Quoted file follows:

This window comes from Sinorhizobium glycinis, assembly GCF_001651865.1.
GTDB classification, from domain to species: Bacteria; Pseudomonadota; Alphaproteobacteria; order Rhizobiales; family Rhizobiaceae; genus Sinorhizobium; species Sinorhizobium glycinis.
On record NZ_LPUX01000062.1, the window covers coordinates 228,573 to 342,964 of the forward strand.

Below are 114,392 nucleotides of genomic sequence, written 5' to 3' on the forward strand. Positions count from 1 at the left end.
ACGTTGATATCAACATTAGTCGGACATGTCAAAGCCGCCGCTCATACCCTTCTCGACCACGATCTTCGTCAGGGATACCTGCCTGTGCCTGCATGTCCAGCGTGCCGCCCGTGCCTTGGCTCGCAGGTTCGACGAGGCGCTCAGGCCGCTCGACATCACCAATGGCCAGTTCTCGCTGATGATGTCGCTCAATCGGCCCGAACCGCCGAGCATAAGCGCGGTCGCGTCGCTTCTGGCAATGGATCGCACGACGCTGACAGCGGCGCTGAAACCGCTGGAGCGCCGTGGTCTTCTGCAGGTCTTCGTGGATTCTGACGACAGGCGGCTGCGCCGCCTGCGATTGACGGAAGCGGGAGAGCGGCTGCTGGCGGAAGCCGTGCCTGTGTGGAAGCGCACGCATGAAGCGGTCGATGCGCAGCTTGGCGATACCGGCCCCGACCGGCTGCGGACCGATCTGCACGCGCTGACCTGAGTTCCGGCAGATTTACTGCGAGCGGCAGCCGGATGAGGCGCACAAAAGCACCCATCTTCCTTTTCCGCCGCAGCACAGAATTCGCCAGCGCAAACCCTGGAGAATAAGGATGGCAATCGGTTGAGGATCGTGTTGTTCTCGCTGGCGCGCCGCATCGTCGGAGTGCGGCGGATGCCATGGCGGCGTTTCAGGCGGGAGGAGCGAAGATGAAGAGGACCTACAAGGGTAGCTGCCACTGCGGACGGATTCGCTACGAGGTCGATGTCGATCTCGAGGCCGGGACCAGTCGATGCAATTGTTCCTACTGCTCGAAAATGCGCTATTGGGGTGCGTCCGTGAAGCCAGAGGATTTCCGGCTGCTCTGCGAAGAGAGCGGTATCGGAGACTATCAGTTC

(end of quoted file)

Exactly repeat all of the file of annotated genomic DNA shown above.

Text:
This window comes from Sinorhizobium glycinis, assembly GCF_001651865.1.
GTDB classification, from domain to species: Bacteria; Pseudomonadota; Alphaproteobacteria; order Rhizobiales; family Rhizobiaceae; genus Sinorhizobium; species Sinorhizobium glycinis.
On record NZ_LPUX01000062.1, the window covers coordinates 228,573 to 342,964 of the forward strand.

Below are 114,392 nucleotides of genomic sequence, written 5' to 3' on the forward strand. Positions count from 1 at the left end.
ACGTTGATATCAACATTAGTCGGACATGTCAAAGCCGCCGCTCATACCCTTCTCGACCACGATCTTCGTCAGGGATACCTGCCTGTGCCTGCATGTCCAGCGTGCCGCCCGTGCCTTGGCTCGCAGGTTCGACGAGGCGCTCAGGCCGCTCGACATCACCAATGGCCAGTTCTCGCTGATGATGTCGCTCAATCGGCCCGAACCGCCGAGCATAAGCGCGGTCGCGTCGCTTCTGGCAATGGATCGCACGACGCTGACAGCGGCGCTGAAACCGCTGGAGCGCCGTGGTCTTCTGCAGGTCTTCGTGGATTCTGACGACAGGCGGCTGCGCCGCCTGCGATTGACGGAAGCGGGAGAGCGGCTGCTGGCGGAAGCCGTGCCTGTGTGGAAGCGCACGCATGAAGCGGTCGATGCGCAGCTTGGCGATACCGGCCCCGACCGGCTGCGGACCGATCTGCACGCGCTGACCTGAGTTCCGGCAGATTTACTGCGAGCGGCAGCCGGATGAGGCGCACAAAAGCACCCATCTTCCTTTTCCGCCGCAGCACAGAATTCGCCAGCGCAAACCCTGGAGAATAAGGATGGCAATCGGTTGAGGATCGTGTTGTTCTCGCTGGCGCGCCGCATCGTCGGAGTGCGGCGGATGCCATGGCGGCGTTTCAGGCGGGAGGAGCGAAGATGAAGAGGACCTACAAGGGTAGCTGCCACTGCGGACGGATTCGCTACGAGGTCGATGTCGATCTCGAGGCCGGGACCAGTCGATGCAATTGTTCCTACTGCTCGAAAATGCGCTATTGGGGTGCGTCCGTGAAGCCAGAGGATTTCCGGCTGCTCTGCGAAGAGAGCGGTATCGGAGACTATCAGTTC